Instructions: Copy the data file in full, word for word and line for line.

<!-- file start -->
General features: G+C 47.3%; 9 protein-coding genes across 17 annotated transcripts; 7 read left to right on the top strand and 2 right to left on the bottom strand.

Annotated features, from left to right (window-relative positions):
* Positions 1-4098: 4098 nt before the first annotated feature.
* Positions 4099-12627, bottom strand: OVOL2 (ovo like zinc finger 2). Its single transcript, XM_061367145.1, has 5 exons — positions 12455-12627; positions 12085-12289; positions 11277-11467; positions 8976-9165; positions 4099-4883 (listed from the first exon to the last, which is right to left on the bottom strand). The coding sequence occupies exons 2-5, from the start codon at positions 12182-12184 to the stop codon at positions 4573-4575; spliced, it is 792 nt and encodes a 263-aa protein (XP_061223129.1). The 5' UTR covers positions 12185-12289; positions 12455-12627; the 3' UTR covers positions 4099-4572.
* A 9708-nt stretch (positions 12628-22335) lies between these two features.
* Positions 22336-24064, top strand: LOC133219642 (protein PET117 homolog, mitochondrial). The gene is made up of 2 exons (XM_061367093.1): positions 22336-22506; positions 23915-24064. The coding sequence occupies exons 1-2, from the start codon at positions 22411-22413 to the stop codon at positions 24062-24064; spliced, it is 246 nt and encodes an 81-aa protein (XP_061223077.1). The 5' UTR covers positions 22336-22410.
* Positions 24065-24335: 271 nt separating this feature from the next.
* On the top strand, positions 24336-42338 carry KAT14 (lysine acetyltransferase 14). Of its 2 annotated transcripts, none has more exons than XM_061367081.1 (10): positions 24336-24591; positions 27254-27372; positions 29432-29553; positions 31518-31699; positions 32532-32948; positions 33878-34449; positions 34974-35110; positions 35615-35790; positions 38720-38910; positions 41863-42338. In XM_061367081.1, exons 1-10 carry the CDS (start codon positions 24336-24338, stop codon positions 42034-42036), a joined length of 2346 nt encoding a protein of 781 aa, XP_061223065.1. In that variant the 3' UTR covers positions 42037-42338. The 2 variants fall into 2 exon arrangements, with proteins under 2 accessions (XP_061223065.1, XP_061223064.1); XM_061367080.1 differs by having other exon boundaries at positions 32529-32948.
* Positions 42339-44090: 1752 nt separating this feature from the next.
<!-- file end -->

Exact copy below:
General features: G+C 47.3%; 9 protein-coding genes across 17 annotated transcripts; 7 read left to right on the top strand and 2 right to left on the bottom strand.

Annotated features, from left to right (window-relative positions):
* Positions 1-4098: 4098 nt before the first annotated feature.
* Positions 4099-12627, bottom strand: OVOL2 (ovo like zinc finger 2). Its single transcript, XM_061367145.1, has 5 exons — positions 12455-12627; positions 12085-12289; positions 11277-11467; positions 8976-9165; positions 4099-4883 (listed from the first exon to the last, which is right to left on the bottom strand). The coding sequence occupies exons 2-5, from the start codon at positions 12182-12184 to the stop codon at positions 4573-4575; spliced, it is 792 nt and encodes a 263-aa protein (XP_061223129.1). The 5' UTR covers positions 12185-12289; positions 12455-12627; the 3' UTR covers positions 4099-4572.
* A 9708-nt stretch (positions 12628-22335) lies between these two features.
* Positions 22336-24064, top strand: LOC133219642 (protein PET117 homolog, mitochondrial). The gene is made up of 2 exons (XM_061367093.1): positions 22336-22506; positions 23915-24064. The coding sequence occupies exons 1-2, from the start codon at positions 22411-22413 to the stop codon at positions 24062-24064; spliced, it is 246 nt and encodes an 81-aa protein (XP_061223077.1). The 5' UTR covers positions 22336-22410.
* Positions 24065-24335: 271 nt separating this feature from the next.
* On the top strand, positions 24336-42338 carry KAT14 (lysine acetyltransferase 14). Of its 2 annotated transcripts, none has more exons than XM_061367081.1 (10): positions 24336-24591; positions 27254-27372; positions 29432-29553; positions 31518-31699; positions 32532-32948; positions 33878-34449; positions 34974-35110; positions 35615-35790; positions 38720-38910; positions 41863-42338. In XM_061367081.1, exons 1-10 carry the CDS (start codon positions 24336-24338, stop codon positions 42034-42036), a joined length of 2346 nt encoding a protein of 781 aa, XP_061223065.1. In that variant the 3' UTR covers positions 42037-42338. The 2 variants fall into 2 exon arrangements, with proteins under 2 accessions (XP_061223065.1, XP_061223064.1); XM_061367080.1 differs by having other exon boundaries at positions 32529-32948.
* Positions 42339-44090: 1752 nt separating this feature from the next.